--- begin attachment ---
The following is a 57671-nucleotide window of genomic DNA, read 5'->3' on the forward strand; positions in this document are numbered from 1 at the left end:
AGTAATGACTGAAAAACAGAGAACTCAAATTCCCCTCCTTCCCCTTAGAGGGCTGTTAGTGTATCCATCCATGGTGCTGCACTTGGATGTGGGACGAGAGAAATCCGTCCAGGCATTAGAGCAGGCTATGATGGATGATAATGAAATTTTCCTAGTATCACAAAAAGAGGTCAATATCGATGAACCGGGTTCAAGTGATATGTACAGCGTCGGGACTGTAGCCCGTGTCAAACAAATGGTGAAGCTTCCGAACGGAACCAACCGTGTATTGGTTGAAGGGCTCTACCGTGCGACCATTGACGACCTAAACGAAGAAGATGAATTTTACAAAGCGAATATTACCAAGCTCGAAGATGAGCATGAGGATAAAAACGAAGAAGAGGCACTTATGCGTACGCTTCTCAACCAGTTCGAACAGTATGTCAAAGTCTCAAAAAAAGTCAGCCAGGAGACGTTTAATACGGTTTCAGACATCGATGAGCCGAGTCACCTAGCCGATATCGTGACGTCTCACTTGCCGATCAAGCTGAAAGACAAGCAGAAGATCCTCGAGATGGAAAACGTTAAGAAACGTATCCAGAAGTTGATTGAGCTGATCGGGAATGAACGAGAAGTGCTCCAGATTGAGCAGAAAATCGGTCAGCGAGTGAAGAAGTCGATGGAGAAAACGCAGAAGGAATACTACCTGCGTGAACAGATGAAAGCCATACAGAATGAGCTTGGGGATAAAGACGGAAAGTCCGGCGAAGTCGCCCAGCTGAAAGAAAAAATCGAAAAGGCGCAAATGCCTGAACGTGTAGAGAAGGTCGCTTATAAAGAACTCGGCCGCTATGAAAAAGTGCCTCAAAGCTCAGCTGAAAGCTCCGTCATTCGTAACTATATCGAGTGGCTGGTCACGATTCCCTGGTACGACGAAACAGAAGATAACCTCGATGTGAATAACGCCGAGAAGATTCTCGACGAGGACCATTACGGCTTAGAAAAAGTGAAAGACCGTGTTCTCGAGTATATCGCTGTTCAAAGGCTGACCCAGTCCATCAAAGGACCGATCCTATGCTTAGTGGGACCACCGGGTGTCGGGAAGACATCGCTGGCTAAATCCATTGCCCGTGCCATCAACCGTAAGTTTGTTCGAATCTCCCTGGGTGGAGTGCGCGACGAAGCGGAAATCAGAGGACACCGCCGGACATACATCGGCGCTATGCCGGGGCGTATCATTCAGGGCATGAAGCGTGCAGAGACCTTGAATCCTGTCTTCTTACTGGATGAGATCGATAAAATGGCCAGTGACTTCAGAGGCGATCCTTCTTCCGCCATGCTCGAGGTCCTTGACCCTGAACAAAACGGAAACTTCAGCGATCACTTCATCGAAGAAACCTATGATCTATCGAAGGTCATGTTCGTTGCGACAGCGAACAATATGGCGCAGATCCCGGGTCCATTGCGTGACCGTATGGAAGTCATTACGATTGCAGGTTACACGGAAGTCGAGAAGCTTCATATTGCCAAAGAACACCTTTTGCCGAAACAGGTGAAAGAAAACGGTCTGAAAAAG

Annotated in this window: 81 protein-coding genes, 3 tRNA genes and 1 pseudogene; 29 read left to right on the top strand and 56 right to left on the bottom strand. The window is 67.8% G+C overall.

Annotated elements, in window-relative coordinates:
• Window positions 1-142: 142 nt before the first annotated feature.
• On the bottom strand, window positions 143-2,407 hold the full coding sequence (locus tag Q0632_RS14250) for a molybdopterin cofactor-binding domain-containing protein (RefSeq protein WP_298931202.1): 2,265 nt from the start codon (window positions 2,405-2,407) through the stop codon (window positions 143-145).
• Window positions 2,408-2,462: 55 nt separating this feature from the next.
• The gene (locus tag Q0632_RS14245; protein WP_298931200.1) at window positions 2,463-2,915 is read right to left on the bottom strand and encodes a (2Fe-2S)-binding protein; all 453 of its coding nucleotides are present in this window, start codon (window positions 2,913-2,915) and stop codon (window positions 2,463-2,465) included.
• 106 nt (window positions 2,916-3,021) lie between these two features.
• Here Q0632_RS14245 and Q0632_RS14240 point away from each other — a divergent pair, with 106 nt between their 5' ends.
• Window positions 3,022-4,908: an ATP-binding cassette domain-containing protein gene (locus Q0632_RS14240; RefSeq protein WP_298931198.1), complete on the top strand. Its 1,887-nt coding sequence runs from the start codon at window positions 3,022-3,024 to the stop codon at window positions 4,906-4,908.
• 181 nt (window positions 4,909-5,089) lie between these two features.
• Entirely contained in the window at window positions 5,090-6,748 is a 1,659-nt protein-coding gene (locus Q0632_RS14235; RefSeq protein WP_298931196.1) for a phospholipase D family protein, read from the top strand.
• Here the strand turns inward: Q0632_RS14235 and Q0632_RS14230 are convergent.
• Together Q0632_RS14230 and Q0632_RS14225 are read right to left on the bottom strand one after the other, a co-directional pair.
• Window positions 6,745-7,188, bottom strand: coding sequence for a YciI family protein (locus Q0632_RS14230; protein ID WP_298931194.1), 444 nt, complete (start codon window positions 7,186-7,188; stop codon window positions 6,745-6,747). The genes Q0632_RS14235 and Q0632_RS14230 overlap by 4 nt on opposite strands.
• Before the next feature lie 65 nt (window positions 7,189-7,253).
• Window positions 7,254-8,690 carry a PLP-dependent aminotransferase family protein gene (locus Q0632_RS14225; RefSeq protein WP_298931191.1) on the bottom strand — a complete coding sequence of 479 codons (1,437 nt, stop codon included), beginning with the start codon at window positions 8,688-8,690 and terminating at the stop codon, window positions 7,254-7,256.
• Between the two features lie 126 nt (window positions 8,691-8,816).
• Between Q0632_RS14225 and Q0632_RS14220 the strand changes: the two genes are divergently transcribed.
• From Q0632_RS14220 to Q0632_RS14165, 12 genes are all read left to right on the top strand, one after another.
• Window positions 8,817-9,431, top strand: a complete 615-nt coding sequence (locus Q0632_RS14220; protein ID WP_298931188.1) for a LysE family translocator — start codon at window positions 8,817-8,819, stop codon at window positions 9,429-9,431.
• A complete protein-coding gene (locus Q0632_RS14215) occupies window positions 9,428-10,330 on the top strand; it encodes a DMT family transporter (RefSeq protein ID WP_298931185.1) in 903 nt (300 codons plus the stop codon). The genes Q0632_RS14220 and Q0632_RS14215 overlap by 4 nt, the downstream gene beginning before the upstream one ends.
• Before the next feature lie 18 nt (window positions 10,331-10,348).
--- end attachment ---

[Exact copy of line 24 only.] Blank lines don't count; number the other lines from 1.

• Before the next feature lie 18 nt (window positions 10,331-10,348).